We must reach out to Him with all our might and literally cling to Him! He is our everything, and without Him, we can do nothing! As we abide in Him, He abides in us. As we draw near to God, He draws near to us (James 4:8). In this way, our grafted union will grow strong as we produce the righteous fruit that pleases Him.

We are the branch of God's planting, grafted into His Family. As we humble ourselves and embrace His engrafted Word of life, we grow in union with Him, transformed into righteous, holy branches that produce the self-sacrificial fruit of love. One day soon, the branches of God's planting will inherit the land forever and glorify our great God and Father!

Bill Onisick
The Branch of God's Planting

Romans 11:17

Just as Isaiah prophesied long before (Isaiah 60:21; 61:3), Paul confirms here in Romans: We have been grafted into the God Family contrary to our nature and carnal mind. God the Father does the planting. Only those called by God the Father—whether Israelite or Gentile—have become “the branch of [God's] planting” grafted to “the righteous Branch” and into His Family through the grace of God under the New Covenant.

The rest of Israel was broken off because of unbelief. Paul warns in Romans 11:7 that Israel became blinded and hardened. Drawing back from God, they could not form a grafted union with Jesus Christ. God did not spare these natural (Israelite) branches that fell into unbelief and disobedience. They suffered His wrath for their consistent disobedience. Likewise, He will not spare us if we fall into similar disobedience and become fruitless.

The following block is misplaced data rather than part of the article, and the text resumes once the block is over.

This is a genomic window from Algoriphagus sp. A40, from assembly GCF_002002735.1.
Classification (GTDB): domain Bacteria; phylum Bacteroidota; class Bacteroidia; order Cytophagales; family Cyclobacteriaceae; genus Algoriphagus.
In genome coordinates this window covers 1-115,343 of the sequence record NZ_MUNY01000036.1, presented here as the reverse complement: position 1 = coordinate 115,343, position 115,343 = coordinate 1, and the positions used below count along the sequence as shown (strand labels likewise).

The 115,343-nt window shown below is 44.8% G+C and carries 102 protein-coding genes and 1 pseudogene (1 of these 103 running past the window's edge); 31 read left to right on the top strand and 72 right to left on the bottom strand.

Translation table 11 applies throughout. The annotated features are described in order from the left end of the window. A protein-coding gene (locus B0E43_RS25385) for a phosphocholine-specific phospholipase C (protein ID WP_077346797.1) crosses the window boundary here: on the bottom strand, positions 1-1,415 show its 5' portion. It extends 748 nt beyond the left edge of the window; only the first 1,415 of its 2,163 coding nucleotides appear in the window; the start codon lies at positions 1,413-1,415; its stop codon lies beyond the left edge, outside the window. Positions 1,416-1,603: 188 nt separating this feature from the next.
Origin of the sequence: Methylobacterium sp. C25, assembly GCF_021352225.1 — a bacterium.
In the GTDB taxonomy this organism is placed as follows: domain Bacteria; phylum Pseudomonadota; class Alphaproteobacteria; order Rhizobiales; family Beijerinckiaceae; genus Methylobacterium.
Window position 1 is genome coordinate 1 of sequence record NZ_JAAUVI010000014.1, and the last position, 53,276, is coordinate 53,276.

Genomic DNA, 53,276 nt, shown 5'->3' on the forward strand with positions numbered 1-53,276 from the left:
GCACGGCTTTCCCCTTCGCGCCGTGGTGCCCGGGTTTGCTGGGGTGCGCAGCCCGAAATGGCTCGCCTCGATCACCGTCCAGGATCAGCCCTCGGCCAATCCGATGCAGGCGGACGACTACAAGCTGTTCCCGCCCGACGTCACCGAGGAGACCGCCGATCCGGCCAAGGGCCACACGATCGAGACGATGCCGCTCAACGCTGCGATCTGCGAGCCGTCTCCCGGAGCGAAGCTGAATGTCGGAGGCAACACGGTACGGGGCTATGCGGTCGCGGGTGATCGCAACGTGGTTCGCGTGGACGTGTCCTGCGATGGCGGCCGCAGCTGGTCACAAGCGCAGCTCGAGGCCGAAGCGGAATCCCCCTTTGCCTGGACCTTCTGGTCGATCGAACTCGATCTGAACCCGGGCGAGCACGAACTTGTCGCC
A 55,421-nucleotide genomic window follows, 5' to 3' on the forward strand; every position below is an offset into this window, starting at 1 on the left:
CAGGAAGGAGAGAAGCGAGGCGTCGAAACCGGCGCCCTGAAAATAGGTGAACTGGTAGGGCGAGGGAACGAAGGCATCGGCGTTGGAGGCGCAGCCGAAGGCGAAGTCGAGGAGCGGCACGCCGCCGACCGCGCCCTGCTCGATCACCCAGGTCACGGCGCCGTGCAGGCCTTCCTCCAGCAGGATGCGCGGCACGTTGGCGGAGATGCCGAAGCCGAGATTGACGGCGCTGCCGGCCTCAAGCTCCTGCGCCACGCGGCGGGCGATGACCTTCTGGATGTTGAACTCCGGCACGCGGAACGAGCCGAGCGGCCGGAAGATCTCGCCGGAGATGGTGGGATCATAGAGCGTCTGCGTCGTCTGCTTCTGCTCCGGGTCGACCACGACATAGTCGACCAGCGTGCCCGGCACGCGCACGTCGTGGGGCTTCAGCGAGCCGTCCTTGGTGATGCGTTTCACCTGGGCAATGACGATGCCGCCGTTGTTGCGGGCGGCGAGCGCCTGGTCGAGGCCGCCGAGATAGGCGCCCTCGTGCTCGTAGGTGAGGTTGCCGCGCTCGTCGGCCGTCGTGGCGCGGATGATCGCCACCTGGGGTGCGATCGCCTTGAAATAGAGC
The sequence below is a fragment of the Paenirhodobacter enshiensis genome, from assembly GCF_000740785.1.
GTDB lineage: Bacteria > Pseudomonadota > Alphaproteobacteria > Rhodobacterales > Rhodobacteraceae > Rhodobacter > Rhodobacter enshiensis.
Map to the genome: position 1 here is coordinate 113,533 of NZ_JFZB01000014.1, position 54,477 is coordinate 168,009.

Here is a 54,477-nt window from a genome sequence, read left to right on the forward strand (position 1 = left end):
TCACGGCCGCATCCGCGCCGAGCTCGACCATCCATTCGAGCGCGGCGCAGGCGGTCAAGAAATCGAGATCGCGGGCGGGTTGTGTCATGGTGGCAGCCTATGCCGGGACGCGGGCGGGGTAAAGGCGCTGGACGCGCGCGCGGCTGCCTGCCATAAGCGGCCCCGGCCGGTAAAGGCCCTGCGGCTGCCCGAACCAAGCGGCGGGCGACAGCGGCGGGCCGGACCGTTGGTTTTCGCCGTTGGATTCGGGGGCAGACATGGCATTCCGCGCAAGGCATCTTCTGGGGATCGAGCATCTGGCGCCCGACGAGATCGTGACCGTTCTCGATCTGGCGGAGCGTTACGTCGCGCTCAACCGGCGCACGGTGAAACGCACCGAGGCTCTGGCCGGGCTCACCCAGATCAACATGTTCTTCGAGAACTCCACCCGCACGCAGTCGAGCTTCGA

Paul was clearly familiar with the practice of grafting, as was his Roman audience. He uses this beautiful illustration to draw attention to the fact that God has grafted us into His Family by a method contrary to nature. In the natural process of grafting, a branch capable of producing fruit is grafted to a rootstock that can improve fruitfulness and vigor. But Paul says that we were the unfruitful, wild branch grafted contrary to our nature into the holy root stock.

We are the branch of God's planting. He has stripped away our carnal, sinful bark through our Savior's sacrifice and His granting of repentance (Romans 2:4; Acts 11:18; II Timothy 2:25). God the Father Himself has grafted us in—tightly bound us—to His Son, the Righteous Branch and Holy Root. Through our grafted union, we receive the nourishment of His Holy Spirit.

Bill Onisick
The Branch of God's Planting